How will we know if the ACA is working?

I don’t know the answer to these five concise questions formulated by Tyler Cowen. Do you?

I have read a good deal on this topic and I am not very satisfied with most of it, from either side.  Too often citing and then refuting weaker claims from the other side is conflated with showing that one’s own view is right.  Here are a few issues we ought to consider and indeed focus on:

1. Five to ten years from now, how much do we think employment will have gone down as a result of ACA?  (That is from the employer mandate, high implicit marginal tax rates because of the subsidies, and also from a lesser need to stay employed to have health insurance.)  By the way, you can’t in other contexts believe strongly in rigidities and then confidently point to a small employment response within a one year time frame and claim to know these labor market effects are small ones.

1b. How will the effort to introduce greater equality of health care consumption fare if wage and income inequality continue to rise?  Will this attempt at consumption near-equalization require massively distorting incentives?

2. Given your answer to #1, and given how much employment itself boosts health, will ACA even have improved overall health in America?  Whatoutcome indicators might show this?

3. Given that prices in the individual insurance market already seem to have gone up 14-28 percent, and may go up more once political scrutiny of insurance companies lessens, what is the overall individual welfare calculation from this policy change?  I mean using actual economic policy analysis, of the CBA sort, not just noting that more people have health insurance.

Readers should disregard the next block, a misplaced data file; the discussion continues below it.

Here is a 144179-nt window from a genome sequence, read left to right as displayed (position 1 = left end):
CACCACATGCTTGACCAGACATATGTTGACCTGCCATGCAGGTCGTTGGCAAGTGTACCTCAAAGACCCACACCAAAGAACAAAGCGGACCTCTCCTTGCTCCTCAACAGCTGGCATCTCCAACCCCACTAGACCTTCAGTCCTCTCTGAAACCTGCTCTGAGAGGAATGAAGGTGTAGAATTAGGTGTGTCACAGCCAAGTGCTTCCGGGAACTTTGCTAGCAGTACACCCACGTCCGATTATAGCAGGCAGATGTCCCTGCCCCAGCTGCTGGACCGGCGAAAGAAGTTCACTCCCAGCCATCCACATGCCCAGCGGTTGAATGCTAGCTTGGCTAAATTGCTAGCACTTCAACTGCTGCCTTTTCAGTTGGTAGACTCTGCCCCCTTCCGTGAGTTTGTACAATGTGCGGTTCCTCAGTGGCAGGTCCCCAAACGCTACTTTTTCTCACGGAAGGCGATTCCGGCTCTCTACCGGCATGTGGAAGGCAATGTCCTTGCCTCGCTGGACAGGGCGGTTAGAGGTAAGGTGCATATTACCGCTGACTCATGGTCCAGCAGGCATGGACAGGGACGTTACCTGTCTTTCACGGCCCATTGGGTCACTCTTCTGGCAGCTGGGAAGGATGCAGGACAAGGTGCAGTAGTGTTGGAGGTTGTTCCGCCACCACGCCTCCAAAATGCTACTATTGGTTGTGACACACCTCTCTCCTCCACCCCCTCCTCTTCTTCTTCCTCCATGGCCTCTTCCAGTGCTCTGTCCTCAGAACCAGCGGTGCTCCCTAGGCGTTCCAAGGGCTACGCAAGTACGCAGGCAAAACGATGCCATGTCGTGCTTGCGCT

4. Given supply side constraints, how much did ACA increase the consumption of health services in the United States?  (I take the near-universal bafflement over the first quarter gdp revision a sign of how poorly we understand what is going on.)  And how good or bad a thing is the ongoing but accelerated shift to narrow provider networks?

5. How much of the apparent slowdown of health care cost inflation is a) permanent, b) not just due to the slow economy, and c) due to ACA?  Or how about d) the result of trends which have been operating slowly for the last 10-20 years?

I have lifted Tyler’s complete post to serve as a checklist for monitoring the results. It will take a while – especially solid outcomes data. It isn’t at all obvious how the outcomes can be measured.